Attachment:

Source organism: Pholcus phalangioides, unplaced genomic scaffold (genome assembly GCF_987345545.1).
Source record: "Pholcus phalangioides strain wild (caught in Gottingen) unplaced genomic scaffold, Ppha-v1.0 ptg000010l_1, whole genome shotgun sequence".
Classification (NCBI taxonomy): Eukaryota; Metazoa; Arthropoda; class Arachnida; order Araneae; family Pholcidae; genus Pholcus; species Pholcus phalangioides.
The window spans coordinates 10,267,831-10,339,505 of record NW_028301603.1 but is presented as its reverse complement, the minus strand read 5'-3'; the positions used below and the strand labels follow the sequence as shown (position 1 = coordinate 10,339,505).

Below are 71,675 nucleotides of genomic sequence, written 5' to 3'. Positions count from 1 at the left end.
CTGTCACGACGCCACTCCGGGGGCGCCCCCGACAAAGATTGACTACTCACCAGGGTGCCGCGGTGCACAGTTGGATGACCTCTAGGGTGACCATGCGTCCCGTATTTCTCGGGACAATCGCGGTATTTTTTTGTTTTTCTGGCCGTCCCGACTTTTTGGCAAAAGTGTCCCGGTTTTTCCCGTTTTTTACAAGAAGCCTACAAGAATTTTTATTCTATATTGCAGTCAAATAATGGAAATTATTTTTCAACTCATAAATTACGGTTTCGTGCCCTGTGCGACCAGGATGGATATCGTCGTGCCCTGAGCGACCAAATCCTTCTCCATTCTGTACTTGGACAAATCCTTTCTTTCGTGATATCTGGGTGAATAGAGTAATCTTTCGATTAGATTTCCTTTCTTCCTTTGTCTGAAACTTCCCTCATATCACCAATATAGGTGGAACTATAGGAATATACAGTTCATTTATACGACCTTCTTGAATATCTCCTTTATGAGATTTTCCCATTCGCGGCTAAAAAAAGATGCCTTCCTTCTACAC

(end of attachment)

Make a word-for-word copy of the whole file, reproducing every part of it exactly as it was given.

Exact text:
Source organism: Pholcus phalangioides, unplaced genomic scaffold (genome assembly GCF_987345545.1).
Source record: "Pholcus phalangioides strain wild (caught in Gottingen) unplaced genomic scaffold, Ppha-v1.0 ptg000010l_1, whole genome shotgun sequence".
Classification (NCBI taxonomy): Eukaryota; Metazoa; Arthropoda; class Arachnida; order Araneae; family Pholcidae; genus Pholcus; species Pholcus phalangioides.
The window spans coordinates 10,267,831-10,339,505 of record NW_028301603.1 but is presented as its reverse complement, the minus strand read 5'-3'; the positions used below and the strand labels follow the sequence as shown (position 1 = coordinate 10,339,505).

Below are 71,675 nucleotides of genomic sequence, written 5' to 3'. Positions count from 1 at the left end.
CTGTCACGACGCCACTCCGGGGGCGCCCCCGACAAAGATTGACTACTCACCAGGGTGCCGCGGTGCACAGTTGGATGACCTCTAGGGTGACCATGCGTCCCGTATTTCTCGGGACAATCGCGGTATTTTTTTGTTTTTCTGGCCGTCCCGACTTTTTGGCAAAAGTGTCCCGGTTTTTCCCGTTTTTTACAAGAAGCCTACAAGAATTTTTATTCTATATTGCAGTCAAATAATGGAAATTATTTTTCAACTCATAAATTACGGTTTCGTGCCCTGTGCGACCAGGATGGATATCGTCGTGCCCTGAGCGACCAAATCCTTCTCCATTCTGTACTTGGACAAATCCTTTCTTTCGTGATATCTGGGTGAATAGAGTAATCTTTCGATTAGATTTCCTTTCTTCCTTTGTCTGAAACTTCCCTCATATCACCAATATAGGTGGAACTATAGGAATATACAGTTCATTTATACGACCTTCTTGAATATCTCCTTTATGAGATTTTCCCATTCGCGGCTAAAAAAAGATGCCTTCCTTCTACAC